Big tech companies, once considered consumer champions, are now apparently moving to the dark side of capitalism, a new report says. Microsoft has bought BlueTalon for an undisclosed amount.
Big tech to face multiple regulatory compliance in the future
Big tech companies like Google, Facebook, Amazon and Apple have persistently avoided accountability for data breaches, according to GlobalData, a UK-based data analytics and research organisation.
The firm’s latest report Data Privacy-thematic research has also accused big tech companies of not doing enough to stop the spread of misinformation, drug abuse and terrorist activities on their platforms.
The report added the companies will be facing regulatory issues in 10 such areas in the coming years with data privacy being the centre of attention.
Tech companies were once deemed consumer champions but big tech now appears to be the new dark side of capitalism, arguably presenting a bigger risk to society than bankers were in 2007, the report said.
Advertising companies and Internet companies will be impacted the most from increased regulation as they rely on advertising-funded revenue models, which in turn rely heavily on collecting user data.
GlobalData also pointed out that several antitrust regulators have now moved from investigating abuse of power in product markets to look into how the companies use customer data.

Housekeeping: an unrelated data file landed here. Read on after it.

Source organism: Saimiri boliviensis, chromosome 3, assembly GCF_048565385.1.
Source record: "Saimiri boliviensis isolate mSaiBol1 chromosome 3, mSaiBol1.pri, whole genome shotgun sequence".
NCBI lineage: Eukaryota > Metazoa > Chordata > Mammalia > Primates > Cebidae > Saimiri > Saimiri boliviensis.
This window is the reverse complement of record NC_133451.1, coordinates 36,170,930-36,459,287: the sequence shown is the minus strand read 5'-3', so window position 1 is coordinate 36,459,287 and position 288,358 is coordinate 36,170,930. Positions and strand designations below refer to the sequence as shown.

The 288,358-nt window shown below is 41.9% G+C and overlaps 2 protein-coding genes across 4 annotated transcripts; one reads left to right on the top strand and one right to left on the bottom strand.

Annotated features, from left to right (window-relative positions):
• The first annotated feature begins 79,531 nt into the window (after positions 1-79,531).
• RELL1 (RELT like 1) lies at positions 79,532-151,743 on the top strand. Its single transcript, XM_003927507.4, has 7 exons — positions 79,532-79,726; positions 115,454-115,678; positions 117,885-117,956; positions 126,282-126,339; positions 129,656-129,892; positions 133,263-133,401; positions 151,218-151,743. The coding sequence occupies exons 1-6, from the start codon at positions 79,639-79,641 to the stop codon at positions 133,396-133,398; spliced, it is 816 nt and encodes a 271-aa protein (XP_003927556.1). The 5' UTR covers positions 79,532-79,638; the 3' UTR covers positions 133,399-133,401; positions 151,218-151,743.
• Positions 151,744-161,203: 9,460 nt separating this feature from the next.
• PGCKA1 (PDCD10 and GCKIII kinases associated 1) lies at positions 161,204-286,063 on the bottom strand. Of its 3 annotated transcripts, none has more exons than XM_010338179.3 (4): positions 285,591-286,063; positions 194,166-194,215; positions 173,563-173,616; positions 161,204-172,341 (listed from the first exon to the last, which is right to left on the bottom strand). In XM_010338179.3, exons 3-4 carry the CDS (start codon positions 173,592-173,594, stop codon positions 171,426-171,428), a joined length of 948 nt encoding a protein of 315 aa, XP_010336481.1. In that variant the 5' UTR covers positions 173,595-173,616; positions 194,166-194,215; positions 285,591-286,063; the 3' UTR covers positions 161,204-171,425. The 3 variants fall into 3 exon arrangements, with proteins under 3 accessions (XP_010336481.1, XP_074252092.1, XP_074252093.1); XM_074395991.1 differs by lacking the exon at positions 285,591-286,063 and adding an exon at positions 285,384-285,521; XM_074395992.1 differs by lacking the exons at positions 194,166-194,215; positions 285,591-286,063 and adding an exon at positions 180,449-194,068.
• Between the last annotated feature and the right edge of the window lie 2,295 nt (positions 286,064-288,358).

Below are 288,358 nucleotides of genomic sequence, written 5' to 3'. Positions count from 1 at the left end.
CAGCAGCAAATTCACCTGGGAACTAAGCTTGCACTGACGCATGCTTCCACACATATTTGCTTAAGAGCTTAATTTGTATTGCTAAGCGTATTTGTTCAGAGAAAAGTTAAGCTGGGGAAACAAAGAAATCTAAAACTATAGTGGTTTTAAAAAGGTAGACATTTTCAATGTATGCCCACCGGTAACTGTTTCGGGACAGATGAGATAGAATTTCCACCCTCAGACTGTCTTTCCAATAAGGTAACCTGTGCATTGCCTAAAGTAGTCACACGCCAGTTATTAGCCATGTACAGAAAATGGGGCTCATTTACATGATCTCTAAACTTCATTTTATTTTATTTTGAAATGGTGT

“While compliance costs for big tech are almost certain to rise in the short-medium term, these companies will still have a rosy future in the long run, thanks to their resources and ability to adapt,” Laura Petrone, senior analyst, GlobalData, said.
Microsoft buys data privacy and governance startup BlueTalon
Microsoft announced in a blogpost that it has acquired BlueTalon, a startup that provides unified data access control solutions for data platforms.
BlueTalon provides solutions to eliminate data security blind spots for Fortune 100 companies. Neither Microsoft nor BlueTalon have disclosed the financial details of the transaction.
“This acquisition will enhance our ability to empower enterprises across industries to digitally transform while ensuring right use of data with centralized data governance at scale through Azure,” Rohan Kumar, corporate vice president, Azure Data at Microsoft, said.
UCC providers need to offer competitive hybrid offerings
Unified communication and collaboration (UCC) providers will have to offer competitive hybrid cloud solutions if they want to stay relevant and penetrate into newer markets, according to a report by Frost and Sullivan.
The report said the UCC industry revenues in the services segment will likely rise to 66.5% in 2020 from 59.9% in 2018.
However, the platforms and endpoint segments are forecast to decline from 20.9% and 19.2% in 2018 to 16.4% and 17.1% by 2020, respectively.
The total global UCC revenues is expected to hit $40.7 billion in 2020, up from $34.4 billion in 2018.
"Advanced solutions such as AI, software-defined networking (SDN), and Internet of Things (IoT) are emerging crucial purchase factors," Robert Arnold, principal analyst, digital transformation, Frost and Sullivan, said.